E-commerce minister upbeat on 3G's chances

The future of mobile services is bright and increasingly wireless, according to Stephen Timms, who is confident of future success for both third-generation mobile networks and Wi-Fi

A growing public appetite for innovative mobile services and fast connectivity on the move is set to drive the take-up of third-generation (3G) phones, e-commerce minister Stephen Timms argued on Thursday.

Speaking at the Wi-Fi and 3G summit in London, Timms predicted that the surge in demand for 3G would equal that of GSM, which has seen phenomenal take-up since the late 1980s, when mobile phones were an expensive business tool.

"In a couple of years, people will expect the kind of download speeds and services that only 3G can provide," Timms told an audience of industry and government players. Interactive and location-based services are likely to be key, he said.

Telcos have faced a rocky road so far with 3G, hit by expensive licence fees and uncertain consumer demand. Some pundits have said the technology, which enables services such as video calling, will be rendered obsolete by the ubiquity of Wi-Fi access points, or hot spots. Wi-Fi allows mobile devices to connect to the Internet.

Hutchison 3G is the only mobile operator currently operating a full commercial 3G service in the UK. The other four licence-holders -- Vodafone, O2, Orange and T-Mobile -- are rolling out network infrastructure but haven't yet launched their own 3G products. They are generally expected to take the plunge next year, although O2 in particular has made it clear that it isn't in any rush.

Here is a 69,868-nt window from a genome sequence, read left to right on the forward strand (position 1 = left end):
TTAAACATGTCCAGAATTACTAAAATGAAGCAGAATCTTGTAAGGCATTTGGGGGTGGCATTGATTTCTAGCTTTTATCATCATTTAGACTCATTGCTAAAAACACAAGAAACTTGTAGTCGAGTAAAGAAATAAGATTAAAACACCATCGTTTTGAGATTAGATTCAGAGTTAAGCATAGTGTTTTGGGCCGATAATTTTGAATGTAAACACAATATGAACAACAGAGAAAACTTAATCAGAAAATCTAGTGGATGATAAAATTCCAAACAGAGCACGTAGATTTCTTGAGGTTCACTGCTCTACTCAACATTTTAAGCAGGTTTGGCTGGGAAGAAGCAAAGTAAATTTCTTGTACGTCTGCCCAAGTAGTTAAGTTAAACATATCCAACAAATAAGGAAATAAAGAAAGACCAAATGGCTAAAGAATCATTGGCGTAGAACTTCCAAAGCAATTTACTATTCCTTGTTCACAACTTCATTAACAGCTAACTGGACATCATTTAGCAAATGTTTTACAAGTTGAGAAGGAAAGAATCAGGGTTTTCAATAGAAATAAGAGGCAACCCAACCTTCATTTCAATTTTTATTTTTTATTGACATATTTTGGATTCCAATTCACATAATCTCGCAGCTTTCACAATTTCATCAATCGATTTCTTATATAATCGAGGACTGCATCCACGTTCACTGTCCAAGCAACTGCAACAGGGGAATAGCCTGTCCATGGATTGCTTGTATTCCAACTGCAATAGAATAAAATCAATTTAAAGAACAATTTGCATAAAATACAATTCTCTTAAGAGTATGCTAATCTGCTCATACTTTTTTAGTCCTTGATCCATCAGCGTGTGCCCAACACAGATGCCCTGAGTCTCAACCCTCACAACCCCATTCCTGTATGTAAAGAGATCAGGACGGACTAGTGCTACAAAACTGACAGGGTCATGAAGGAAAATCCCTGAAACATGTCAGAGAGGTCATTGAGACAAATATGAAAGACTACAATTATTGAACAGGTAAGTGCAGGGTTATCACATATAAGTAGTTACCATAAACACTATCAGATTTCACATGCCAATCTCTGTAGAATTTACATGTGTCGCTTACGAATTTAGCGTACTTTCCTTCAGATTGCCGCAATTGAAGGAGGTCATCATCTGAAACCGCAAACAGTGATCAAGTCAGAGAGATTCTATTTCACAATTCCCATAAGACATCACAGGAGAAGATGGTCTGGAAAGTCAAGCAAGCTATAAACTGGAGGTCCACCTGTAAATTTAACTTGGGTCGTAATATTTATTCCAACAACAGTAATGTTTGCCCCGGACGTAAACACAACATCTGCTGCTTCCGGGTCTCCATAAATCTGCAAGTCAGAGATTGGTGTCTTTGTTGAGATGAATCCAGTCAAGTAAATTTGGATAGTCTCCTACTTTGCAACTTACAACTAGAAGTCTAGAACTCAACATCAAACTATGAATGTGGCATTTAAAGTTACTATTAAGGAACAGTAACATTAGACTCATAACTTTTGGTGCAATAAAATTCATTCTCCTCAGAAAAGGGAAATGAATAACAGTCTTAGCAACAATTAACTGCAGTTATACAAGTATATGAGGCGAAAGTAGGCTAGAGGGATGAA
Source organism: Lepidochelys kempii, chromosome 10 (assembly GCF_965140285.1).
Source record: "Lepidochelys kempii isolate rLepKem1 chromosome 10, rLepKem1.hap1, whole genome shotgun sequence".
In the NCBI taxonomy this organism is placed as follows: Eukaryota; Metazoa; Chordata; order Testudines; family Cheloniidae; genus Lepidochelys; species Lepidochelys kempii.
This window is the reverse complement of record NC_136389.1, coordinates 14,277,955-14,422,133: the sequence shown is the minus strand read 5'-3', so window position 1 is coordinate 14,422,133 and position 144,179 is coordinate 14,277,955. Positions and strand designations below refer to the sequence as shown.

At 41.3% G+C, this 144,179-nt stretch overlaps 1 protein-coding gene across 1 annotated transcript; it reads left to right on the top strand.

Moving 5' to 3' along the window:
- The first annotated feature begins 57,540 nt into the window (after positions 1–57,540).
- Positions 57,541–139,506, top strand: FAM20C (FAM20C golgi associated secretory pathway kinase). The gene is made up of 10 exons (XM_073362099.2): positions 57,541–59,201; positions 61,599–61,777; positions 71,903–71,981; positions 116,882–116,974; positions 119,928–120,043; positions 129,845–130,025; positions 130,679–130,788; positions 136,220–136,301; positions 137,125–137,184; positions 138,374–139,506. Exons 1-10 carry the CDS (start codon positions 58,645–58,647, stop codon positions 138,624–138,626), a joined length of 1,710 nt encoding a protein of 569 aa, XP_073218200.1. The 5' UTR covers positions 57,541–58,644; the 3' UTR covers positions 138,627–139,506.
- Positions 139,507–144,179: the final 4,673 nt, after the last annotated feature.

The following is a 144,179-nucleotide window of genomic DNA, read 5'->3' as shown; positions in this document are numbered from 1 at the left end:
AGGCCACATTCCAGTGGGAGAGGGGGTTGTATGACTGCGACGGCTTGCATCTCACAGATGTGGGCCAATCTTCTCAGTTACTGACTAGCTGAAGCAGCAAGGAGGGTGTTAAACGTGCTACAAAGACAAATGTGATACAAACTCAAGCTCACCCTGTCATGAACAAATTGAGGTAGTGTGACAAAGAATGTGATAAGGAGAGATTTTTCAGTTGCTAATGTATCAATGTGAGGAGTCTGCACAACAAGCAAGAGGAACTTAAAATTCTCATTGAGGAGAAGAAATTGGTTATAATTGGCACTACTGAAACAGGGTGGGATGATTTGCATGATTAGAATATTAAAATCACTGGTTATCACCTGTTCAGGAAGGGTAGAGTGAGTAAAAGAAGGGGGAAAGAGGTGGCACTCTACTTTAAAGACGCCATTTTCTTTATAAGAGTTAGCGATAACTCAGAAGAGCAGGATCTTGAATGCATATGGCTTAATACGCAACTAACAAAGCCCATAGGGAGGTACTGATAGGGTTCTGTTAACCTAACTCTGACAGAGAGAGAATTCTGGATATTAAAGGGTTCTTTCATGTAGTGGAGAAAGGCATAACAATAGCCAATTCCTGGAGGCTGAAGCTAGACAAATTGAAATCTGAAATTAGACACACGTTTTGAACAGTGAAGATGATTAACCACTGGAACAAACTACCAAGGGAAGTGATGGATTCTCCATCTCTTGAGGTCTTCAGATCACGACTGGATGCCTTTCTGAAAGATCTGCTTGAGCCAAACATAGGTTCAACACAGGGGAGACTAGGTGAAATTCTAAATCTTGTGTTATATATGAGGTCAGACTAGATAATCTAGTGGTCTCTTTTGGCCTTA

One factor said to be deterring operators is a shortage of handsets. Timms, though, is confident that such problems are litle more than teething troubles of the sort that the GSM market successfully coped with.

He told the audience that a GSM engineer had once explained to him that any new technology that didn't suffer problems just wasn't complicated enough.

Timms also said he was encouraged by the number of Wi-Fi hot spots springing up around the UK, singling out The Cloud, which is estimated to be rolling out around 150 hot spots each week. Timms said this gave credibility to analyst forecasts that Europe will overtake the US as the leading Wi-Fi territory by 2007.

"The future is bright, but it will increasingly be wireless," predicted the e-commerce minister.